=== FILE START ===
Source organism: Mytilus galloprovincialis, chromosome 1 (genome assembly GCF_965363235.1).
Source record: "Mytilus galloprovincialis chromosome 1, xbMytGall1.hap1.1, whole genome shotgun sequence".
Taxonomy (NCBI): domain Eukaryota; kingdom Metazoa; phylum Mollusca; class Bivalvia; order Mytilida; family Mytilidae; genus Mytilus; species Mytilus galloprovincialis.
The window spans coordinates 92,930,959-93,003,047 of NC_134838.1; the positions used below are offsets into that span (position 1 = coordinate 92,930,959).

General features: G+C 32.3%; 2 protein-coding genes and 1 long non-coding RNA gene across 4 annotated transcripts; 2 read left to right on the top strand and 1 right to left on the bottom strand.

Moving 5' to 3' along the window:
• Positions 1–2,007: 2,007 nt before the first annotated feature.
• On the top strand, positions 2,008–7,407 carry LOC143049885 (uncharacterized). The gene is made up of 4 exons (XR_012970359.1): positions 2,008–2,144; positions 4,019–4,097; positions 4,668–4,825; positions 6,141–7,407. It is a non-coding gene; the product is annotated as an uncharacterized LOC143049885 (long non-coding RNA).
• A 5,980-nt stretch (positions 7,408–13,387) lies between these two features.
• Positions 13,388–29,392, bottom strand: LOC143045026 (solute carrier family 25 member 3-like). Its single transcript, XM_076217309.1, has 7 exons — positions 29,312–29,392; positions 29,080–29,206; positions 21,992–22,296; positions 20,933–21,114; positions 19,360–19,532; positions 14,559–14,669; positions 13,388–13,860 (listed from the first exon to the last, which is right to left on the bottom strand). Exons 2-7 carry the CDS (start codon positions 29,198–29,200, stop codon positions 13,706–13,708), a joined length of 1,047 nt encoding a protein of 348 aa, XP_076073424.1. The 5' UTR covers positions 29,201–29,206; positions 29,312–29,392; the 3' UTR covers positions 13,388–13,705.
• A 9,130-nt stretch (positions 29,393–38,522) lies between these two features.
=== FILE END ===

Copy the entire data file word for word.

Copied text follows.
Source organism: Mytilus galloprovincialis, chromosome 1 (genome assembly GCF_965363235.1).
Source record: "Mytilus galloprovincialis chromosome 1, xbMytGall1.hap1.1, whole genome shotgun sequence".
Taxonomy (NCBI): domain Eukaryota; kingdom Metazoa; phylum Mollusca; class Bivalvia; order Mytilida; family Mytilidae; genus Mytilus; species Mytilus galloprovincialis.
The window spans coordinates 92,930,959-93,003,047 of NC_134838.1; the positions used below are offsets into that span (position 1 = coordinate 92,930,959).

General features: G+C 32.3%; 2 protein-coding genes and 1 long non-coding RNA gene across 4 annotated transcripts; 2 read left to right on the top strand and 1 right to left on the bottom strand.

Moving 5' to 3' along the window:
• Positions 1–2,007: 2,007 nt before the first annotated feature.
• On the top strand, positions 2,008–7,407 carry LOC143049885 (uncharacterized). The gene is made up of 4 exons (XR_012970359.1): positions 2,008–2,144; positions 4,019–4,097; positions 4,668–4,825; positions 6,141–7,407. It is a non-coding gene; the product is annotated as an uncharacterized LOC143049885 (long non-coding RNA).
• A 5,980-nt stretch (positions 7,408–13,387) lies between these two features.
• Positions 13,388–29,392, bottom strand: LOC143045026 (solute carrier family 25 member 3-like). Its single transcript, XM_076217309.1, has 7 exons — positions 29,312–29,392; positions 29,080–29,206; positions 21,992–22,296; positions 20,933–21,114; positions 19,360–19,532; positions 14,559–14,669; positions 13,388–13,860 (listed from the first exon to the last, which is right to left on the bottom strand). Exons 2-7 carry the CDS (start codon positions 29,198–29,200, stop codon positions 13,706–13,708), a joined length of 1,047 nt encoding a protein of 348 aa, XP_076073424.1. The 5' UTR covers positions 29,201–29,206; positions 29,312–29,392; the 3' UTR covers positions 13,388–13,705.
• A 9,130-nt stretch (positions 29,393–38,522) lies between these two features.